Women are over-mentored and under-sponsored says CEO Olive Darragh (BCom 1985). Here she explains why all of us should embrace the power of sponsorship.

Olive Darragh
Olive Darragh, BCom 1985

As I chatted with students about the power of sponsorship at the MBA Women in Leadership trek earlier this year, I couldn’t help but think about an article I read back in 2010. In this Harvard Business Review article, ‘Why men still get more promotions than women’, the authors noted the critical differences between mentoring and sponsoring and how important it is to a successful career.

More importantly, I see that difference in action when I learn about promotions among my former colleagues and peers. For all of them who I know well, I can identify at least one sponsor; someone who has fought to get them a promotion, given them that next developmental assignment and made sure they are part of important, visible projects. I too have benefited from a sponsor, over the past 25 years, who has helped accelerate my career in multiple ways.

Most organisations have mentorship programmes, but many have made that transition to sponsorship programmes. In the latter, they define the goals of sponsorship and hold sponsors accountable for whether the person they are sponsoring gets promoted. These programmes are a critical part of levelling the playing field for women and minorities, as their rates of elevation to the C suite remain stubbornly low. Sponsorship programmes are a ‘win-win’ for the organisation and its high potential leaders; everyone wins when great, diverse talent gets promoted and stays within the company.

Research over the last ten years shows women need sponsorship more than men, yet women often ‘settle’ for mentorship. Also, because so many senior leaders are men, sponsorship doesn’t happen as naturally for women. Don’t settle! Determine what it is you need to do to move your career in the direction you want to go. Define your own goals and find a sponsor who can help you achieve them.

That sponsor could already be a mentor or someone you are exposed to within your organisation whom you need to get to know. My favourite recent example of that is a friend at a search firm who has had a very successful career. Yet in her firm’s newly established sponsorship programme, she told her sponsor that her goal for the next year was to be the largest revenue generator in the firm. She and her sponsor worked out a detailed plan for what needed to happen for her to achieve that and she’s well on her way. A great example of a ‘win-win’.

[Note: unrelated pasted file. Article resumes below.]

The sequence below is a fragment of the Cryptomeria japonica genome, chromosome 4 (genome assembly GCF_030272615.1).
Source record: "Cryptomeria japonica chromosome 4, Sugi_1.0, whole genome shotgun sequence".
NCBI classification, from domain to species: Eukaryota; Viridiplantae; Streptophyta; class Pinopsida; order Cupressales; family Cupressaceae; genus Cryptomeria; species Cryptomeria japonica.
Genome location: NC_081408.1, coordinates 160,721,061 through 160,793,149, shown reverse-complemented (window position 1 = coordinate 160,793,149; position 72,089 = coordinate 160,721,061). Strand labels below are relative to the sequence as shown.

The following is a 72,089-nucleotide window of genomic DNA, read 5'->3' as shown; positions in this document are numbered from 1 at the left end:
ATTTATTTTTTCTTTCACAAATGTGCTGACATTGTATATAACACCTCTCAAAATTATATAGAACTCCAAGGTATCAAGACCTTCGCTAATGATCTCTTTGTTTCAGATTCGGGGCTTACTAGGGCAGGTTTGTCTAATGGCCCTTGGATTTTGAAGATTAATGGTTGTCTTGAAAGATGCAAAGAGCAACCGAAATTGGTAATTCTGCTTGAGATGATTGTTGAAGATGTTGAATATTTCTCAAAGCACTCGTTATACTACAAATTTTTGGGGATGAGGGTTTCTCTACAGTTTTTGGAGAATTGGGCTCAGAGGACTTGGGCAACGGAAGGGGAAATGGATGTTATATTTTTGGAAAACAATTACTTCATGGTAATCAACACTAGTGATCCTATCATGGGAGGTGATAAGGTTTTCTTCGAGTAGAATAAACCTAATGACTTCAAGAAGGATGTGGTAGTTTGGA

If you are in position to be a sponsor, then have that conversation. Sit down with high-potential future leaders within your company and come up with a promotion plan. Articulate what each of you need to do to make that happen. Encourage your senior colleagues to participate. Broad-based engagement in sponsorship programmes helps everyone move past the concept of ‘favouritism’ to the concept of mutual development and success for all talented professionals.

Being a mentor is rewarding; being a sponsor is harder but even more rewarding. Having a sponsor is necessary. Firms of all size and type will benefit from embracing the power of sponsorship.

Olive Darragh, BCom 1985

Gillian Chiasson

Gillian Chiasson (MBA 2018) attended the MBA Women in Leadership trek in May 2018, where alumna Olive Darragh was the keynote speaker. Here, Gillian tells us what she learned.

The MBA Women in Leadership trek allowed us to spend two days engaging with inspirational female leaders and was a highpoint of my overall MBA experience. Olive Darragh was a fantastic alumna guest who served as our keynote speaker, covering the topic of sponsorship. As a young professional still early in my career, I appreciated the insights that she shared.

My biggest takeaway was that sponsorship relationships are based on action. While sponsors are expected to help those they are sponsoring move forward in their careers, sponsors have a responsibility to perform exceptionally and rise to the challenges placed before them. They should know what they want and be confident in pursuing their goals.

This discussion not only highlighted the importance of sponsorship in the workplace, but gave participants tangible takeaways that would shape us into better sponsors in the near future and prepare us to become sponsors as our careers progress. I look forward to re-entering the workforce post- MBA to put the tools developed during the trek and the rest of the programme to good use.

Gillian Chiasson, MBA 2018

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